The calm that has descended on financial markets has longer to run if history is any guide.
Having coined the phrase Great Moderation 2.0 to describe the lull back in April, JPMorgan Chase & Co.’s John Normand is comparing this moment to periods of tranquility over the past three decades.
His findings suggest the quiescence is here to stay for a while, meaning investors may be lulled into taking ever-greater risks.
The bank’s head of foreign-exchange and international-rates strategy in London characterizes low volatility in the currency market as when swings in the Group of 10 major currencies slip and stay below 7 percent on a trailing three-month basis.
While that happened for 45 business days as of the end of last week, the average timeframe of similar episodes since the 1980s is 150 days. They ranged in length from three months when the Federal Reserve paused its easing of monetary policy in 2002 to almost two years during the so-called Goldilocks era of the late 1990s when the U.S. economy was neither too hot nor too cold.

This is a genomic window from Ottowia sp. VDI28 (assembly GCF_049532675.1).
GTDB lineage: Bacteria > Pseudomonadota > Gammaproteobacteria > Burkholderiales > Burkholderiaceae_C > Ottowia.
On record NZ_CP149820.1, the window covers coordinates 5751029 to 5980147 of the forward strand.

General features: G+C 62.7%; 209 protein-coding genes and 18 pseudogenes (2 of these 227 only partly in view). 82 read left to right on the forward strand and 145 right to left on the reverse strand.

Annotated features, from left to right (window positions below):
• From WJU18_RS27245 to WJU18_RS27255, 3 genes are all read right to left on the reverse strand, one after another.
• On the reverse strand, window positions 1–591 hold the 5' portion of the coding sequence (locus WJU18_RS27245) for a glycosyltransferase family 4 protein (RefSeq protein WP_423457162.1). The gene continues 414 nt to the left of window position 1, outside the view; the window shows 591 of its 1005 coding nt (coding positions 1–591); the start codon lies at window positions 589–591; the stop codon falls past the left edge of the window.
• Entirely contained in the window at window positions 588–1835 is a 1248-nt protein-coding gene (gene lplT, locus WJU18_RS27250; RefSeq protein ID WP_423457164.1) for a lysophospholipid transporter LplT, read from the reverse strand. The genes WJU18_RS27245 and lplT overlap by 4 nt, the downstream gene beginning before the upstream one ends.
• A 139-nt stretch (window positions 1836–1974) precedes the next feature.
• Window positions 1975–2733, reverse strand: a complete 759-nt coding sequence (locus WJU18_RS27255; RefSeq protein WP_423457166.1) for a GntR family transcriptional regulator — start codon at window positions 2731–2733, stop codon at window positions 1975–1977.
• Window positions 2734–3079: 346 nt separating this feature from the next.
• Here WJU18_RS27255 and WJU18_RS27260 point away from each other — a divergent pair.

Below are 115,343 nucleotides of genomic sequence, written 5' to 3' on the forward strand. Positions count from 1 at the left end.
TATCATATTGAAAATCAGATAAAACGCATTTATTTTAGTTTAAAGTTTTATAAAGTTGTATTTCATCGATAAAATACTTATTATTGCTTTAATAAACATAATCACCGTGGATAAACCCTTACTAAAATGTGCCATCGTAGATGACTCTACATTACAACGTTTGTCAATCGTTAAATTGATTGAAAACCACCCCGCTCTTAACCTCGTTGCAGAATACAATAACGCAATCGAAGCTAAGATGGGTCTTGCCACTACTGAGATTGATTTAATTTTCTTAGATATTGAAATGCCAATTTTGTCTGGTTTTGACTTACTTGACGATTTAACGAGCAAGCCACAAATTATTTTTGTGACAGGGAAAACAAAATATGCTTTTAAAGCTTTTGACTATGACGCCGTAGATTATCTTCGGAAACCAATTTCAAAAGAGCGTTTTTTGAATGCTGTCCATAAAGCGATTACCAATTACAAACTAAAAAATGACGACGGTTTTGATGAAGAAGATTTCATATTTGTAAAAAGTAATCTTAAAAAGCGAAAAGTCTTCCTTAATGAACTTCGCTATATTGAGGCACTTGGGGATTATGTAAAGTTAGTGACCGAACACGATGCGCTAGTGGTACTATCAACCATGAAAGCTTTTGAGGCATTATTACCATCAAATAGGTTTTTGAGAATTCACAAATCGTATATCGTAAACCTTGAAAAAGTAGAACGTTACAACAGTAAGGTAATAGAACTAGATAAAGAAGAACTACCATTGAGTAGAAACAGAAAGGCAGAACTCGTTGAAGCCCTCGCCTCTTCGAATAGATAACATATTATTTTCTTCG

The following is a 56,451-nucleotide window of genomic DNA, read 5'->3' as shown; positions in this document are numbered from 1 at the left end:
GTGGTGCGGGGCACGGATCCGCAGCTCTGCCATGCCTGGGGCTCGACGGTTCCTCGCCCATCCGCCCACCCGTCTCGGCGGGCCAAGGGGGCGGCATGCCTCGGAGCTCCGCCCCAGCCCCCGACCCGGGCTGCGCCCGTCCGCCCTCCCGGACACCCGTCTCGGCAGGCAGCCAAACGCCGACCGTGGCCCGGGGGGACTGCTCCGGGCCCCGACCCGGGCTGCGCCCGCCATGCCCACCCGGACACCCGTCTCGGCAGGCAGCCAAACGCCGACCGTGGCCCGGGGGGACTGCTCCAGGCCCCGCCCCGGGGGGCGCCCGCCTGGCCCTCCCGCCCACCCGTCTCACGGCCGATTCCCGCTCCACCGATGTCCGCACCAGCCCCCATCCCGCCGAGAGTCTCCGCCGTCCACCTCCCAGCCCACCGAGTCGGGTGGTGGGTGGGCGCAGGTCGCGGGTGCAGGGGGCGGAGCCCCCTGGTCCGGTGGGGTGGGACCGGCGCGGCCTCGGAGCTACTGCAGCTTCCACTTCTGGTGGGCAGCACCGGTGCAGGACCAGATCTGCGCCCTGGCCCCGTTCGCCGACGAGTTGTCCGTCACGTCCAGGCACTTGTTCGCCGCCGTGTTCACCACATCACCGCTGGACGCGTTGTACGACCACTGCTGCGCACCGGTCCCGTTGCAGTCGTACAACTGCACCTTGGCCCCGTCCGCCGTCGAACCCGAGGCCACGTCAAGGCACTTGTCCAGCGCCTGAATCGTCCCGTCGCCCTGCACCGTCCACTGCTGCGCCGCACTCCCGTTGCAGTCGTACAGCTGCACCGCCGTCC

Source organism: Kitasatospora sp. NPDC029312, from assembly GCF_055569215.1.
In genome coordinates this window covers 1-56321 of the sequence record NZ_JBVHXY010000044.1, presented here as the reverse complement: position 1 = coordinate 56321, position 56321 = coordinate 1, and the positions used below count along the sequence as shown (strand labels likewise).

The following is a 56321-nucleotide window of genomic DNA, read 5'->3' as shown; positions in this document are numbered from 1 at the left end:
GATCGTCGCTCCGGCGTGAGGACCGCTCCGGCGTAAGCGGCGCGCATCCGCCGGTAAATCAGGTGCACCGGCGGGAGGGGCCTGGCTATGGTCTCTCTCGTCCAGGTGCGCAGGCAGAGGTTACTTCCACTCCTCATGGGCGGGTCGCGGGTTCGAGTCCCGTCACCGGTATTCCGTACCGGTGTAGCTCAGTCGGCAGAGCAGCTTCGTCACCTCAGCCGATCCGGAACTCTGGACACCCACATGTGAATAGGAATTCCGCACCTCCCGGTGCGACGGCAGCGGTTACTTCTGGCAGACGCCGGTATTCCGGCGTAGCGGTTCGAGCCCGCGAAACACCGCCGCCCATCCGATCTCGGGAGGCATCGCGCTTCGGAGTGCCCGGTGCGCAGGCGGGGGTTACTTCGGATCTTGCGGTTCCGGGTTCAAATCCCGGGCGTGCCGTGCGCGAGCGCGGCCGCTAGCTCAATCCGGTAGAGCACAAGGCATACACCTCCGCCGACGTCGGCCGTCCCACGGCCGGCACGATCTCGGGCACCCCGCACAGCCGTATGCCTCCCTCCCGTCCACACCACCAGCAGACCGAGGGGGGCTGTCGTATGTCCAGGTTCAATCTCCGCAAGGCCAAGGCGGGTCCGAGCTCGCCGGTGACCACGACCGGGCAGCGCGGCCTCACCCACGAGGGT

“The current undershoot is quiet immature by the historical norm,” Normand wrote in a June 6 research note.
More often than not, the Fed is the key. The last market lull ran for 156 business days and ended in May 2013 with the “taper tantrum” when Fed officials began suggesting they would soon start slowing monthly asset purchases.
“As most would acknowledge, central bank predictability is bearish for volatility,” he said. “The current backdrop is textbook.”
This time, the calm may continue unless U.S. inflation data or wage pressures force the Fed into tightening policy sooner than markets anticipate or if a geopolitical crisis blows up, said Normand. A Bloomberg News survey of economists in May suggested the consensus doesn’t expect the Fed to raise its benchmark before the third quarter of next year.
Until these risks emerge “this vol undershoot has further to run,” he said.
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